I realize that the title of this article seems cryptic, so I think it wise to begin with the premise. The longer one plays Magic the better one tends to be at evaluating cards. Humans are good at discerning patterns and doing so helps us make decisions quickly. Early on in our existence this might have been something like "The last cave I saw had a bear in it, so I will avoid going into this other cave". Our brains had established that there was potential danger to be found in caves and thus perhaps we avoided them whenever possible. This pattern development kept primitive man alive and eventually allowed humanity to flourish. This same pattern recognition still exists. It is the reason we can see a card like Highmore Vampire and immediately know that it will not see constructed play. A vanilla 4/3 for 4 mana is not powerful enough to justify its inclusion in a competitive deck. If instead it only cost 2 mana, it would likely see a good bit of play.
Why this matters!
The reason I bring this up is because we often look for patterns subconsciously and we can misjudge something simply to make it fit in a pattern. I have been speccing on Howlpack Piper // Wildsong Howler and I was about to purchase even more copies when I started to wonder why they are still so cheap. We had discussed on the discord channel back when the card was originally spoiled how it was another Elvish Piper, which is currently an $8 card despite 8 mass printings. Howlpack Piper // Wildsong Howler is very similar; it cheats any creature you want into play and it is a 4 drop. It even has upside that it is itself uncounterable, which is highly desirable for a creature that needs to resolve and stick around to do anything; and it can flip to dig for another creature.
So why are copies under $1?
- The masses have just missed this card and the crowd is wrong. While possible—given that it has been out for months—this isn't all that likely. Clinging to this reason may be somewhat self deluding.
- The sorcery speed limitation is much more important than one might think. There is a pretty good argument for this as a major culprit for its current price, given how without haste the threat it cheats in also has to survive a full turn cycle to attack or activate abilities, whereas, Elvish Piper typically cheats non hastey threats at the end of the opponent's turn.
- The extra mana in the ability cost is more significant than it might seem. Plausible, but less likely than reason 2.
- The forced flip when it becomes night, which is a way to turn off the cheating into play ability, may be a larger liability than originally thought. While I think there is merit to this issue as well, a 4 drop that let's you take any creature in the top 6 of your library seems good enough that it would still be playable in many decks.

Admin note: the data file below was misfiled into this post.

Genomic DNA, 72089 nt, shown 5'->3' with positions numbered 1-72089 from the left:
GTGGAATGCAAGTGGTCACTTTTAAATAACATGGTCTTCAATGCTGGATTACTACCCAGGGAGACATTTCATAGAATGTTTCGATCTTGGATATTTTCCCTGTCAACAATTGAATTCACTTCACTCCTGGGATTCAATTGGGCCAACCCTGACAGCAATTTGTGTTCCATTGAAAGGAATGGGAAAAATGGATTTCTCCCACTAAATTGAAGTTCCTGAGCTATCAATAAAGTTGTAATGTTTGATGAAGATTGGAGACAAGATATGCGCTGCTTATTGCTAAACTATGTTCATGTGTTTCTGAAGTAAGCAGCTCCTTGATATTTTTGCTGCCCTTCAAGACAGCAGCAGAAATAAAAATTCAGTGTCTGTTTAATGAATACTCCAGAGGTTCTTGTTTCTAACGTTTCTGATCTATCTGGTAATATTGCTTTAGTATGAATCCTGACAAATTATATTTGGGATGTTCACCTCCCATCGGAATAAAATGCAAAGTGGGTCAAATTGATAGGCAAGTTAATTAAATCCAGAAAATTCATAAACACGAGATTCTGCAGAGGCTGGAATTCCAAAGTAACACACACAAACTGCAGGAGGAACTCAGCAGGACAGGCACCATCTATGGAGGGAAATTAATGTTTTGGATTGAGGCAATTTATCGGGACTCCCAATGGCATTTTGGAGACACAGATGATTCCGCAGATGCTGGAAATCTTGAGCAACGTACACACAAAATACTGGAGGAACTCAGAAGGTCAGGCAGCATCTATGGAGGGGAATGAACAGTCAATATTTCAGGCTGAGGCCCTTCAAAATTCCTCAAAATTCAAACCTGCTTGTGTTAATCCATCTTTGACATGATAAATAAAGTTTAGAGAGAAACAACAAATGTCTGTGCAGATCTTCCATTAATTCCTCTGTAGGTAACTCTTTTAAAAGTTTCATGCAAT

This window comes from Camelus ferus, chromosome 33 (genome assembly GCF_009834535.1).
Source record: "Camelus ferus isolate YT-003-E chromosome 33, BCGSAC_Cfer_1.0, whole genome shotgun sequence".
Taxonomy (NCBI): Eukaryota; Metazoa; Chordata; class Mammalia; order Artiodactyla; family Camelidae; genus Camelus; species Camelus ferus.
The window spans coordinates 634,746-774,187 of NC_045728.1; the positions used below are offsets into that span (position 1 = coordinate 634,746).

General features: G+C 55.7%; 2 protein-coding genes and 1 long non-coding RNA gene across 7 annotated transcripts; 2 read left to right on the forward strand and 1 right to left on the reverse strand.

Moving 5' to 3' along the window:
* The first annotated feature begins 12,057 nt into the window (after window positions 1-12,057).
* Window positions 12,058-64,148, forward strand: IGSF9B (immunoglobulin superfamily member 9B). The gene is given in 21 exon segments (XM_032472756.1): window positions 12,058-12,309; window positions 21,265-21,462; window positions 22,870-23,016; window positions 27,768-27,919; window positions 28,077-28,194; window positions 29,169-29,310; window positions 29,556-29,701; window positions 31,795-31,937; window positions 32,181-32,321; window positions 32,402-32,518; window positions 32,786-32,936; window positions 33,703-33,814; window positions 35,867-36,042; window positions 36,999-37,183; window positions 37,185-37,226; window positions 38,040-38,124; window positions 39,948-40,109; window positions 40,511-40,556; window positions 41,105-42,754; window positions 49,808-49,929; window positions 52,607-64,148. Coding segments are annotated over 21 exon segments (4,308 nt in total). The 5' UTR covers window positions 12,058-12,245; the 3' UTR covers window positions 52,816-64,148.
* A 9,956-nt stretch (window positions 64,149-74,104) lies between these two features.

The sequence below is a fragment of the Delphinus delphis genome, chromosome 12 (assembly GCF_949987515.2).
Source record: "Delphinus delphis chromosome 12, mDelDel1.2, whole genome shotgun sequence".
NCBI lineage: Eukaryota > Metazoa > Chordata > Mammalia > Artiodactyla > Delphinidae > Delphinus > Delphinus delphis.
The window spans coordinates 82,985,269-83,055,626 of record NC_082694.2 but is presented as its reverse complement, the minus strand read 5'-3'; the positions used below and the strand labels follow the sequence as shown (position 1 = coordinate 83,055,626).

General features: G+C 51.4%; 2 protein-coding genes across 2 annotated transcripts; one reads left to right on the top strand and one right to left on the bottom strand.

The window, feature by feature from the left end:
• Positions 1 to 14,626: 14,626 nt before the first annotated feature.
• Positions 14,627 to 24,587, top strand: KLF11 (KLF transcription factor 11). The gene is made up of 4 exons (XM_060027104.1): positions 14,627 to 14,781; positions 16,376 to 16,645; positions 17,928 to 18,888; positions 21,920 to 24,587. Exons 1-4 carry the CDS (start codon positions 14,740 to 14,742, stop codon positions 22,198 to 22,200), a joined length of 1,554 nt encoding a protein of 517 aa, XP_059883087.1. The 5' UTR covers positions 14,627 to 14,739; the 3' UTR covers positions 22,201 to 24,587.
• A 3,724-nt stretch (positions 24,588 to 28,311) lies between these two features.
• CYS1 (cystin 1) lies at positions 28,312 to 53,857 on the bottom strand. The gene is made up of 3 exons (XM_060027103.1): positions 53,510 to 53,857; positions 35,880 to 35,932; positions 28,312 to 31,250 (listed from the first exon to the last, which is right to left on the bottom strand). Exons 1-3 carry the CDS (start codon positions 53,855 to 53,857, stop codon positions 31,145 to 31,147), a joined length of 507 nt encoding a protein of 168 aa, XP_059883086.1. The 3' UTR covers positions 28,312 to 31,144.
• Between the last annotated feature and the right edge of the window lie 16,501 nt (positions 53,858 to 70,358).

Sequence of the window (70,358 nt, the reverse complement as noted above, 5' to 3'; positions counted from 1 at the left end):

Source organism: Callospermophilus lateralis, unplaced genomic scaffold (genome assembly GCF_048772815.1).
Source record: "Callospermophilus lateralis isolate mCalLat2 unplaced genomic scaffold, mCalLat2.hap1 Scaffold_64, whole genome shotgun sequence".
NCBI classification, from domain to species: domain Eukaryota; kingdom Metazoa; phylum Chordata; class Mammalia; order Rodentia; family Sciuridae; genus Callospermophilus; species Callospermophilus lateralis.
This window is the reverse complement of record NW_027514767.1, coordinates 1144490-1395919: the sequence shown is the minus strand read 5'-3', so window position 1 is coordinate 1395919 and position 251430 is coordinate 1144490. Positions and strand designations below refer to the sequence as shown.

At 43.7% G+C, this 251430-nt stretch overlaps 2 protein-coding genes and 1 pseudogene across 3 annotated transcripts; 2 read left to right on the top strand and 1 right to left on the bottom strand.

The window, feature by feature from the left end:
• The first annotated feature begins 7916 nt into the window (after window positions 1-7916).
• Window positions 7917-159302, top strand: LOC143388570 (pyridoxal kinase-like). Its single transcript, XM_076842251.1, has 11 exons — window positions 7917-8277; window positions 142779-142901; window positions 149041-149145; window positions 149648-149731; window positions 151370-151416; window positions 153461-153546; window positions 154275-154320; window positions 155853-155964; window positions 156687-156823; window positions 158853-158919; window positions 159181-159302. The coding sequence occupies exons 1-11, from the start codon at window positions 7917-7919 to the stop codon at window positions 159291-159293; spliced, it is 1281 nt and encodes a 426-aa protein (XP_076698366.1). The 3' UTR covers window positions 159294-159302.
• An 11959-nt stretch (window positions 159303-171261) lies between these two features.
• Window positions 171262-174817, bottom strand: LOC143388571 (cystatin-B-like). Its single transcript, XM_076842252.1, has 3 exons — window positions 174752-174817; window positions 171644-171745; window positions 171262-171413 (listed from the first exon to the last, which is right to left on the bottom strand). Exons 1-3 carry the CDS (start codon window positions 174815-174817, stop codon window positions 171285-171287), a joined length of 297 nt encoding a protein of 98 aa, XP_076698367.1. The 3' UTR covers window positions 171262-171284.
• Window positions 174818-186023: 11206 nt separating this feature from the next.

Validate Your Assumption
There is one last thing that one should do when considering a potential speculation target; verify the card is actually desirable by a large number of players. This is often difficult to do when a set is first released, however, the longer supply is in the market the more time the market has to absorb that supply. If the market chooses not to, take a step back and ask why. My initial assumption was that Elvish Piper is a highly desirable Commander card so a similar creature should be similarly desirable. However, a quick check on EDHREC.com shows that even Elvish Piper is only listed in around 8000 decks, which might seem like a lot, however, when there are over half a million listed on the site, that number puts it in less than 1%. Even more importantly, the Commanders that do tend to play it aren't all that popular anymore; with the top 3 being Mayael the Anima, Xenagos, God of Revels, and Arixmethes, Slumbering Isle.
If we dig a bit deeper we can find that amongst Gruul Commanders, Xenagos, God of Revels is the third most popular, which really isn't that bad actually. However, in the Simic group, Arixmethes, Slumbering Isle is the ninth most popular Commander. Similary, for the Naya group Mayael the Anima is also the ninth most popular Commander.
These results would indicate that demand for Elvish Piper should be waning, though interestingly enough, it has actually seen a fair amount of price growth since Kaldheim.
Now, looking at Howlpack Piper // Wildsong Howler our EDHRec results show it finding a home in only 3300 decks. This shows that despite being very similar to Elvish Piper it makes the cut in decks playing it less than half the time. This likely means that even if it were to show decent gains, the price ceiling is likely not that high; perhaps $3-$5.
After digging into the pricing (or lack thereof) for Howlpack Piper // Wildsong Howler, I have not completely given up on it as a spec; so it has not made it to the box of shame, but I am not going to invest anymore into it at this time. It can be very easy to make a snap judgement on a card and hold fast to that judgement, but in the world of MTG finance; it is better to cut your losses and re-invest in something with more potential than to doggedly chase a spec simply because it looked good initially.
Have you ever been mislead by your instincts on a card spec before?